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CHARLES G. ADDISON, ESQ. The history of the Knights Templars, Temple Church, and the Temple


Sir John Froissart's Chronicles of England, France, Spain and the Ajoining Countries from the latter part of the reign of Edward II to the coronation of Henry IV in 12 volumes 

Chronicles of Enguerrand De Monstrelet (Sir John Froissart's Chronicles continuation) in 13 volumes 

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The history of the Knights Templars, Temple Church, and the Temple
page 245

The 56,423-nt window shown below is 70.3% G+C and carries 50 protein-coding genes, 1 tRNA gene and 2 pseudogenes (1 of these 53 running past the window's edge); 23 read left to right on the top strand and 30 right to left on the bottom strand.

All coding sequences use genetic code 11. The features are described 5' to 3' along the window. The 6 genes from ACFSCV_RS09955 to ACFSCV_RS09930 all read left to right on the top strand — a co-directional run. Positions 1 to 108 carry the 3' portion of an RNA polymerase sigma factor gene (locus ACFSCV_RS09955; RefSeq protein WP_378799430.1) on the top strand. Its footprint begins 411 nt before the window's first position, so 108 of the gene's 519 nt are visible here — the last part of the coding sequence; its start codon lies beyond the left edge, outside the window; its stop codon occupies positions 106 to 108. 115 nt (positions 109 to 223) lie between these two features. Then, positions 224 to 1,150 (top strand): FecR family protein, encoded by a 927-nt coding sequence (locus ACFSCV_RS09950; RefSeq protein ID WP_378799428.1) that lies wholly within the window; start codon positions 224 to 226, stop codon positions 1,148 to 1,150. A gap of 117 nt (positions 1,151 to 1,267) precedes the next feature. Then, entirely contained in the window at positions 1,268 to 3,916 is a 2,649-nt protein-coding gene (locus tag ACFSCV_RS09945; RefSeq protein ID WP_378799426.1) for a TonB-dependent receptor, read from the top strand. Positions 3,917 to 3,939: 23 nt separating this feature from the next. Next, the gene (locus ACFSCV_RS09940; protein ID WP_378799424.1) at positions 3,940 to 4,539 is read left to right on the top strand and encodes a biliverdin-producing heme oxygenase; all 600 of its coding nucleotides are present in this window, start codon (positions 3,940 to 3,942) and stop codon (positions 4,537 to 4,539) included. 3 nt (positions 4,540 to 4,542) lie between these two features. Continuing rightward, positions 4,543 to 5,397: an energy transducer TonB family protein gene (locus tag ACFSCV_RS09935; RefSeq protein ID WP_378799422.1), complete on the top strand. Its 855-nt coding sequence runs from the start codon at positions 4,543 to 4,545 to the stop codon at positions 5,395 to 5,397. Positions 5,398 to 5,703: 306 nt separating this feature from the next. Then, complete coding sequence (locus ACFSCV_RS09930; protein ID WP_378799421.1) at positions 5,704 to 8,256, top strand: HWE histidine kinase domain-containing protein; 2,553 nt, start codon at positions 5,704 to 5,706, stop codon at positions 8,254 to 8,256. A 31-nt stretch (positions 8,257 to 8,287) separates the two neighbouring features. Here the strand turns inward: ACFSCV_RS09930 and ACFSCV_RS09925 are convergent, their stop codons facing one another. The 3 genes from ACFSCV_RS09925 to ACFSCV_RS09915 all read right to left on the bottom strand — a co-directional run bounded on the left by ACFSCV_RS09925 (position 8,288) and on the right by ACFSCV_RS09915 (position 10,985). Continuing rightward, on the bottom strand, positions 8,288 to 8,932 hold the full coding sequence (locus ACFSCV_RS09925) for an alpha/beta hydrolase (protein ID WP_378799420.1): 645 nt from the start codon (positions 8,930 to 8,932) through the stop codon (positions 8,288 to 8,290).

JAM» UK whether the brothers received in England or elsewhere had not A^Lisit). °f their own free will confessed what these observances were. They were, moreover, required to state whether a bell was rung, or other signal given, to notify the time of the assembling of the chapter ; whether all the brethreu, without exception, were summoned and in the habit of attending ; whether the Grand Master could relax penances imposed by the regular clergy ; whether they believed that the Grand Preceptor or visitor could absolve a layman who had been excommunicated for laying hands on a brother or lay servant of the order ; and whether they believed that any brother of the order could absolve from the sin of perjury a lay servant, when he came to receive the discipline in the Temple-hall, and the serving brother scourged him in the name of the Father, and of the Son, and of the Holy Ghost, &c. &e. Between the 29th of January and the 6th of February, thirtyfour Templars, many of whom appeared for the first time before the inquisitors, were examined upon these articles iu the churches of St. Botolph without Aldgate, St. Alphage near Cripplegate, and St. Martin de Ludgate, London. They deny everything of a criminatory nature, and declare that the abominations mentioned in the confessions and depositions made in France were not observances of the order ; that the Grand Master, Preceptors, visitors, and brethren in France had never observed such things, and if they said they had, they lied. They declare that the Grand Preceptor and brethren in England were all good men, worthy of faith, and would not deviate from the truth by reason of hatred of any man, for favour, reward, or any other cause ; that there had been no suspicion in England against them, and no evil reports current against the order before the publication of the papal bull, and they did not think, that any good man would believe the contents of the articles to be true. From the statements of the prisoners, it appears that the bell of the Temple was

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